Together, the two startups will develop an electrically conductive powder, tailored for Gravity – the SLS 3D printer by Wematter. The high-performance powder will enable Telecommunications, Aerospace and Automotive manufacturers to print parts with improved or maintained mechanical properties whilst achieving electrostatic dissipative (ESD), shielding, or even lower resistivity, performance.

Soft graphene-based probe monitors brain and gut chemistry

Scientists from Michigan State University and Stanford University have invented the “NeuroString” — a graphene-based implantable probe that enables researchers to study the chemistry of brain and gut health.

Graphene implant monitors brain and gut chemistry imageThree flexible NeuroString sensors. Credit: Courtesy of Jinxing Li

“The mainstream way people are trying to understand the brain is to read and record electric signals,” said Jinxing Li, the paper’s first author and an assistant professor in MSU’s College of Engineering. “But chemical signals play just as significant a role in brain communication, and they are also directly related to diseases. My lab at MSU focuses on developing cutting-edge neuroprobes and microrobotics.”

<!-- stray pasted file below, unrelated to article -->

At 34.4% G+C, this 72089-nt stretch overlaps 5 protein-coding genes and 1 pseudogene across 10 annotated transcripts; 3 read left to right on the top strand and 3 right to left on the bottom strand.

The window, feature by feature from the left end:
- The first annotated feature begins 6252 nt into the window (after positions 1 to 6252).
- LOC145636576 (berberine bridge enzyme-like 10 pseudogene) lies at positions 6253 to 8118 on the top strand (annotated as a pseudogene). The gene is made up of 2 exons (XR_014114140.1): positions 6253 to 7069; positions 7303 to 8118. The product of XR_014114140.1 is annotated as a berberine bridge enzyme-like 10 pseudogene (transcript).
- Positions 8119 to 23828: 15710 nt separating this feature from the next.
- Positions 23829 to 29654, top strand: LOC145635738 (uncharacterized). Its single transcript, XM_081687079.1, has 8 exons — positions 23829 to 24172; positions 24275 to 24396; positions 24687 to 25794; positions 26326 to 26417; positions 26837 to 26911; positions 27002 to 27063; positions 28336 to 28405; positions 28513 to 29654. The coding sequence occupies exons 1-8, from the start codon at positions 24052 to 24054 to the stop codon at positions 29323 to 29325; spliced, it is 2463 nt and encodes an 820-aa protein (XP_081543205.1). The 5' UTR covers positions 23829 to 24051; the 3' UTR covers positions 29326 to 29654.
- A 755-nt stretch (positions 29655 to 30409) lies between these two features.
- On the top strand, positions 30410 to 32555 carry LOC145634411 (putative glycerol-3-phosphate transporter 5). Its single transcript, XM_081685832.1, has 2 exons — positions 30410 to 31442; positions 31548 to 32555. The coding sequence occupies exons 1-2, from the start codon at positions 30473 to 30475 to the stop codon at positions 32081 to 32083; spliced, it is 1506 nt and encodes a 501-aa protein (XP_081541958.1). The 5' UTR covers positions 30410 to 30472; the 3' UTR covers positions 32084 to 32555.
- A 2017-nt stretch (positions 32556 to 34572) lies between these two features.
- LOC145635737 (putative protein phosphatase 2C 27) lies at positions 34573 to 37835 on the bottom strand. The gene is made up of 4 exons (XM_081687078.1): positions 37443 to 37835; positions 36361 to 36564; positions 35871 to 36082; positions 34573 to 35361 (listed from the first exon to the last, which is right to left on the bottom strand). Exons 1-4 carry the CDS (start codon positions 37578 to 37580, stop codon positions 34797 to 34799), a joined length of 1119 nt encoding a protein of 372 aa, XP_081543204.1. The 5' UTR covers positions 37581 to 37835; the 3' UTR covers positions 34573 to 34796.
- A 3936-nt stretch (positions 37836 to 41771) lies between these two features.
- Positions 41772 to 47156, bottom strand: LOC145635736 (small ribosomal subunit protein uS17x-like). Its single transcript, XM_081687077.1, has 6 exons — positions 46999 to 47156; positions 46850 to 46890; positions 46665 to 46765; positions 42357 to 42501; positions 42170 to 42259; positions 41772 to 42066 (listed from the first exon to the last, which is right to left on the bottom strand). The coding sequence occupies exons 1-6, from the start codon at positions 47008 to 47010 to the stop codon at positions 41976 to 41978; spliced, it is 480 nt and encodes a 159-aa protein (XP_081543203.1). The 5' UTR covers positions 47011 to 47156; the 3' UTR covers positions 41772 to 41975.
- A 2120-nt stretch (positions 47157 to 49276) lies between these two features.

On SP Nano’s cutting-edge graphene and CNT dispersion technology

This is a sponsored post by SP Nano

Israel-based SP Nano developed a unique dispersion technology based on a genetically engineered exceptionally stable protein that is highly suitable for carbon nanoparticles (CNPs) dispersion, including graphene, CNTs and carbon black.

Following years of intensive R&D, SP Nano is now offering its dispersions to application developers. This is the first time that carbon nanomaterials can “truly” be dispersed and achieve cutting-edge performance across a wide range of applications.

SP Nano’s dispersions are now being applied to a wide range of applications, such as

  • Coatings (textiles, surfaces, powders, etc.)
  • Dispersions in matrices (resins, polymers, etc.)
  • Liquid formulations (coolants, inks, slurries, etc.)

Vector Homes secures funding for graphene-based construction materials development